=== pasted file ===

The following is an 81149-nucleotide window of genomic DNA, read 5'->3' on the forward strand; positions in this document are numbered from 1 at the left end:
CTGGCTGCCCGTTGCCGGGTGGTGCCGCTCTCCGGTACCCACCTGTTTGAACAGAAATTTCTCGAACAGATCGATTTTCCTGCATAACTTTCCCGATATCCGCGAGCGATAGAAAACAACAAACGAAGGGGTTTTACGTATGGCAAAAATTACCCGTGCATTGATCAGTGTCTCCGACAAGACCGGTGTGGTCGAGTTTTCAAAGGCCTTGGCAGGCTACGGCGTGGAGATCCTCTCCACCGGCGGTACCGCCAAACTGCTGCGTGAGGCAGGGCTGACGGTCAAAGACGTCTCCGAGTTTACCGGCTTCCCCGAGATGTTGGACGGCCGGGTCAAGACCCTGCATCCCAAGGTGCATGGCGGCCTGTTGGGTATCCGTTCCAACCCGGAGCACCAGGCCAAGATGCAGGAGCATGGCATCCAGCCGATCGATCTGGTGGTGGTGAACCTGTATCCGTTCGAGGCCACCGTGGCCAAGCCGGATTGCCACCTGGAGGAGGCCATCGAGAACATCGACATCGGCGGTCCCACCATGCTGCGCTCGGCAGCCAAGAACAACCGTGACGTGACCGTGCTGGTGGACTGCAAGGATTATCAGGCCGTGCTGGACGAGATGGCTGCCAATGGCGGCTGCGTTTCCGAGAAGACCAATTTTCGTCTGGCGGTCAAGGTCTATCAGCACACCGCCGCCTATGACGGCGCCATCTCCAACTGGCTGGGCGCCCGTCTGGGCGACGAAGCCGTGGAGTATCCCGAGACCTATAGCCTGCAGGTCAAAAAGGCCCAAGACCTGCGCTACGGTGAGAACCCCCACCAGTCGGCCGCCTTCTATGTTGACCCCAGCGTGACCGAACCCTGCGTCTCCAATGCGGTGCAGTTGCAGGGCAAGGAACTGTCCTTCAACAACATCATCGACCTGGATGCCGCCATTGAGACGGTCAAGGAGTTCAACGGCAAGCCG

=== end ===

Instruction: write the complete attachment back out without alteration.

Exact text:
The following is an 81149-nucleotide window of genomic DNA, read 5'->3' on the forward strand; positions in this document are numbered from 1 at the left end:
CTGGCTGCCCGTTGCCGGGTGGTGCCGCTCTCCGGTACCCACCTGTTTGAACAGAAATTTCTCGAACAGATCGATTTTCCTGCATAACTTTCCCGATATCCGCGAGCGATAGAAAACAACAAACGAAGGGGTTTTACGTATGGCAAAAATTACCCGTGCATTGATCAGTGTCTCCGACAAGACCGGTGTGGTCGAGTTTTCAAAGGCCTTGGCAGGCTACGGCGTGGAGATCCTCTCCACCGGCGGTACCGCCAAACTGCTGCGTGAGGCAGGGCTGACGGTCAAAGACGTCTCCGAGTTTACCGGCTTCCCCGAGATGTTGGACGGCCGGGTCAAGACCCTGCATCCCAAGGTGCATGGCGGCCTGTTGGGTATCCGTTCCAACCCGGAGCACCAGGCCAAGATGCAGGAGCATGGCATCCAGCCGATCGATCTGGTGGTGGTGAACCTGTATCCGTTCGAGGCCACCGTGGCCAAGCCGGATTGCCACCTGGAGGAGGCCATCGAGAACATCGACATCGGCGGTCCCACCATGCTGCGCTCGGCAGCCAAGAACAACCGTGACGTGACCGTGCTGGTGGACTGCAAGGATTATCAGGCCGTGCTGGACGAGATGGCTGCCAATGGCGGCTGCGTTTCCGAGAAGACCAATTTTCGTCTGGCGGTCAAGGTCTATCAGCACACCGCCGCCTATGACGGCGCCATCTCCAACTGGCTGGGCGCCCGTCTGGGCGACGAAGCCGTGGAGTATCCCGAGACCTATAGCCTGCAGGTCAAAAAGGCCCAAGACCTGCGCTACGGTGAGAACCCCCACCAGTCGGCCGCCTTCTATGTTGACCCCAGCGTGACCGAACCCTGCGTCTCCAATGCGGTGCAGTTGCAGGGCAAGGAACTGTCCTTCAACAACATCATCGACCTGGATGCCGCCATTGAGACGGTCAAGGAGTTCAACGGCAAGCCG